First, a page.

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| p.1 #9 · p.1 #9 · Client wants to add something to contract - Need a little suggesion here |
If a client asked me to add that clause, I'd just add it. That's not advice, it's just an observation.
Indemnity is when you sue the party who indemnifies you (here, your client) after a third party's suit against you results in your liability to that third party. In other words, if a wedding guest sues you for $10,000 and wins, and you can invoke your indemnity clause, you then have to sue your client for $10,000. You can see how this clause presents sort of a conundrum.
A few notes about indemnity.
In most jurisdictions, you can't enforce an indemnity clause against intentional injury. If you intentionally injure someone, neither the original indemnity clause nor the amendment will have any relevance to you; you'll be solely liable for the injury you intentionally cause.
Some, but not many, states allow you to use an indemnity clause like this to protect yourself from claims resulting from bona fide negligence, such as failing to set your parking brake when getting your gear out of your car on a hill, resulting in injury to a wedding guest your car rolls over. In many jurisdictions, you'll be solely liable for that injury with no opportunity to indemnify through your client.
In a majority of jurisdictions, this kind of indemnity clause is relevant primarily to protect you from claims resulting from normal business activity that is a part of the job the client asked you to do. If you use off-camera flashes and you tape your appropriately-positioned light stands down, but the severely intoxicated best man stumbles into the stand and knocks it into a guest, causing injury, you or your insurance company might be able to recover from the client (by suing them under this contract) the amount the injured guest recovered from you when they won or settled their law suit.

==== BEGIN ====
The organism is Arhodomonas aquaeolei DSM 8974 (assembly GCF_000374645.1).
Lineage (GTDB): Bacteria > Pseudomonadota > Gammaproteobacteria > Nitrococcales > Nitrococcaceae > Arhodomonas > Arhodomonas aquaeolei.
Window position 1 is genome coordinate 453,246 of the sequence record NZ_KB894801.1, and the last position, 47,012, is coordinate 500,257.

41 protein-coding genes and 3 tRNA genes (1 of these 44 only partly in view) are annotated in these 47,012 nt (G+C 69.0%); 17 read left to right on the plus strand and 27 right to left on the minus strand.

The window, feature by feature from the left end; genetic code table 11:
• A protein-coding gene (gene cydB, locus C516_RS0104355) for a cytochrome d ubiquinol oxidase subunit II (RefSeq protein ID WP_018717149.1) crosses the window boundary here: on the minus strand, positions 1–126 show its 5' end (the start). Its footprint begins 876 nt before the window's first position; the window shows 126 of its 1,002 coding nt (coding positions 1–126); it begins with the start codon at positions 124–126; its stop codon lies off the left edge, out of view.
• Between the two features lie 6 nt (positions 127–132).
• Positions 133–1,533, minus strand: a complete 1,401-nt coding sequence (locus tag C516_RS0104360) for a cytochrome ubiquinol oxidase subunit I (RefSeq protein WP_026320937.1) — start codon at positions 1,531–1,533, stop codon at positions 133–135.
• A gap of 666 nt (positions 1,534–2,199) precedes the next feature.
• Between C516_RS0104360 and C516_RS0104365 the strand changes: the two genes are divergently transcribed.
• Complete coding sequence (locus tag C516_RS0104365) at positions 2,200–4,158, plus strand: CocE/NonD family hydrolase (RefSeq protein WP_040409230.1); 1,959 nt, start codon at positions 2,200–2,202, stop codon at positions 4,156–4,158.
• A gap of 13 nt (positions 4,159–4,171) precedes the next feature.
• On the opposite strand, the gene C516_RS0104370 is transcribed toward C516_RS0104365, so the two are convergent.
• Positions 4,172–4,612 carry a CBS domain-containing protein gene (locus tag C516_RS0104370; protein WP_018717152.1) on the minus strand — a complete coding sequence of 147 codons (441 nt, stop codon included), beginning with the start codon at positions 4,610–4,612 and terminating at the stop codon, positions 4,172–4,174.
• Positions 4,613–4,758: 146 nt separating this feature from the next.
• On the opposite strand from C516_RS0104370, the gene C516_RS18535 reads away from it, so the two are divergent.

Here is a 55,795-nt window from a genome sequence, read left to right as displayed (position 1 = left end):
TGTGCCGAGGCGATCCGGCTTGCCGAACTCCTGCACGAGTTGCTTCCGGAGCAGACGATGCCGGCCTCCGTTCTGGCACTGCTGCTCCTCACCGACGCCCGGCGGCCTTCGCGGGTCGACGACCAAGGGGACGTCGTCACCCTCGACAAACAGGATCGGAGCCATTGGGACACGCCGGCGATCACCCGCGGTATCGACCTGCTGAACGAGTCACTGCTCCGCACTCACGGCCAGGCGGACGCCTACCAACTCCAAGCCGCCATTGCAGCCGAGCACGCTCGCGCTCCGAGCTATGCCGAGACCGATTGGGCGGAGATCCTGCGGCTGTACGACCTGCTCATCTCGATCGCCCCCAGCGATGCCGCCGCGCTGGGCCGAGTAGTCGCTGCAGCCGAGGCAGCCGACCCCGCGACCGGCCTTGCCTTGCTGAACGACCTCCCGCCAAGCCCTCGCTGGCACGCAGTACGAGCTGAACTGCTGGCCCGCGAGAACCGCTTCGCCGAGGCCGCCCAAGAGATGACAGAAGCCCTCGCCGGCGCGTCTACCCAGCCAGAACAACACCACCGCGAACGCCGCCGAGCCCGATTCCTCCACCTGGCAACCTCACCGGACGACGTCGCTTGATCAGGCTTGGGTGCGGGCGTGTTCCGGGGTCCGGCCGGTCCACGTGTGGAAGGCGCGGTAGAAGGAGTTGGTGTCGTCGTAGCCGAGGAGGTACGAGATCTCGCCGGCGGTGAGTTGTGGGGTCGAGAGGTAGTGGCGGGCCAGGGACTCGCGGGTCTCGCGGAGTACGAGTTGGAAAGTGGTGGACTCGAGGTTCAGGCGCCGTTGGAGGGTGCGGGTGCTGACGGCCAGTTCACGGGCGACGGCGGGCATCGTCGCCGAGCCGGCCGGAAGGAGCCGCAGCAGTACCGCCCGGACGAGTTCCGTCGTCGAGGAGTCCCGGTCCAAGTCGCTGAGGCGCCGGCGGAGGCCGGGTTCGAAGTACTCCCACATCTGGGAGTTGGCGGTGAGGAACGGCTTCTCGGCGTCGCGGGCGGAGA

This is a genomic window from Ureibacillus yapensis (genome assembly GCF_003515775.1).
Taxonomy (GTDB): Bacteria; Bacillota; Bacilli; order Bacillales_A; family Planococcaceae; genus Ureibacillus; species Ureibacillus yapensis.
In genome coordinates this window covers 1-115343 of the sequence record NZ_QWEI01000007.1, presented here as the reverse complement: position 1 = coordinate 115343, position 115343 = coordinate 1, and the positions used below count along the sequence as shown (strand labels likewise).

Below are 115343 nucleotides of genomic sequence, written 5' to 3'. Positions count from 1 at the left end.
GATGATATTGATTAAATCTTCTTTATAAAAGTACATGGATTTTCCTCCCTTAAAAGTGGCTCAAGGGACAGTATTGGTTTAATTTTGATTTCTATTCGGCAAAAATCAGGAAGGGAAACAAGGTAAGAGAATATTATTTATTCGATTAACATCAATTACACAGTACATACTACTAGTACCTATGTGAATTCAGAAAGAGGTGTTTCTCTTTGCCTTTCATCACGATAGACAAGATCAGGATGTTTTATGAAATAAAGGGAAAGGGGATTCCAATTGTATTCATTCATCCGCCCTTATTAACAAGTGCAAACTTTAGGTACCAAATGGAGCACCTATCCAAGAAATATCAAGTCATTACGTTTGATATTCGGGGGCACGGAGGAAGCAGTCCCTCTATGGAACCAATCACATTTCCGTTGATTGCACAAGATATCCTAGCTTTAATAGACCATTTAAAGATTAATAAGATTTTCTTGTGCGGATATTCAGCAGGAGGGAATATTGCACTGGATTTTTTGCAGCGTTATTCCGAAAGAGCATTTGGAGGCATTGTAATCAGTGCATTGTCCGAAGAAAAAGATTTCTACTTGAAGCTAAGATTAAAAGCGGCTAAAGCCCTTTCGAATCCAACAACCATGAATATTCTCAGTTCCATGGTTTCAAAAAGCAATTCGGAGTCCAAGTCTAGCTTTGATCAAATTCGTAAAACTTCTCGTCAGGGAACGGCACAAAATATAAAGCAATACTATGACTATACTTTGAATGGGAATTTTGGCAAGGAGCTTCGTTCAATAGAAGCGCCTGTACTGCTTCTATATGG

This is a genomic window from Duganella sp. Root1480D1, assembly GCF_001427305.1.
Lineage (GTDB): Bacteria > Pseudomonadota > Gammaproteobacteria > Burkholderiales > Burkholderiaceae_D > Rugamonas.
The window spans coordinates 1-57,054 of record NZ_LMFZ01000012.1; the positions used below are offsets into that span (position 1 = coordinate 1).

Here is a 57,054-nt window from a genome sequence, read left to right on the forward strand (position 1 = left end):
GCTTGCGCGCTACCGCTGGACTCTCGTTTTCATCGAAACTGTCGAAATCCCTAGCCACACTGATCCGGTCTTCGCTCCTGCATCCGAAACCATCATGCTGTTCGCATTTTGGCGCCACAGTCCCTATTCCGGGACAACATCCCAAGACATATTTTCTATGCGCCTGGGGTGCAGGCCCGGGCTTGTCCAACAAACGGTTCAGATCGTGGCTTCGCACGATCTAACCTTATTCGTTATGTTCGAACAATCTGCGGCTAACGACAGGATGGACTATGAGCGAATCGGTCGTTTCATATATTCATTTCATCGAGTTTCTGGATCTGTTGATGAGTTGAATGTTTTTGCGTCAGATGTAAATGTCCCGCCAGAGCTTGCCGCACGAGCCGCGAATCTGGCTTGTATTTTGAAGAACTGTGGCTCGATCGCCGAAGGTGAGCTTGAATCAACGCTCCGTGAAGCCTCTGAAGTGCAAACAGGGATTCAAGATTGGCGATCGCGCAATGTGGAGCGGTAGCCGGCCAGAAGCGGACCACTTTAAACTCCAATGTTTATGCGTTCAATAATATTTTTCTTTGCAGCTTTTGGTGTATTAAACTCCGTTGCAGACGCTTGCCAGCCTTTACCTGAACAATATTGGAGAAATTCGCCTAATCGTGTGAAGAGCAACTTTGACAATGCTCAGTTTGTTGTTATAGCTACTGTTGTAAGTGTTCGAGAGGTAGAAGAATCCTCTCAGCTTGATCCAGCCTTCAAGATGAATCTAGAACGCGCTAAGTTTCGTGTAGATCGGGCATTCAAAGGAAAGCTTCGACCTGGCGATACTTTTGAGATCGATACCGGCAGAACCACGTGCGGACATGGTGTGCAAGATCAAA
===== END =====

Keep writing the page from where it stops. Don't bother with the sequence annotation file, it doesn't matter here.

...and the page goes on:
What the proposed amendment might affect is a situation in which you put the light stand in an obviously stupid place -- say, in front of the swinging kitchen door -- without taping it down or flagging it, and someone was injured solely as a result of your negligent placement choice. Whether the amendment affects you or not in this situation depends on the jurisdiction and the degree of your negligence (i.e., your stupidity).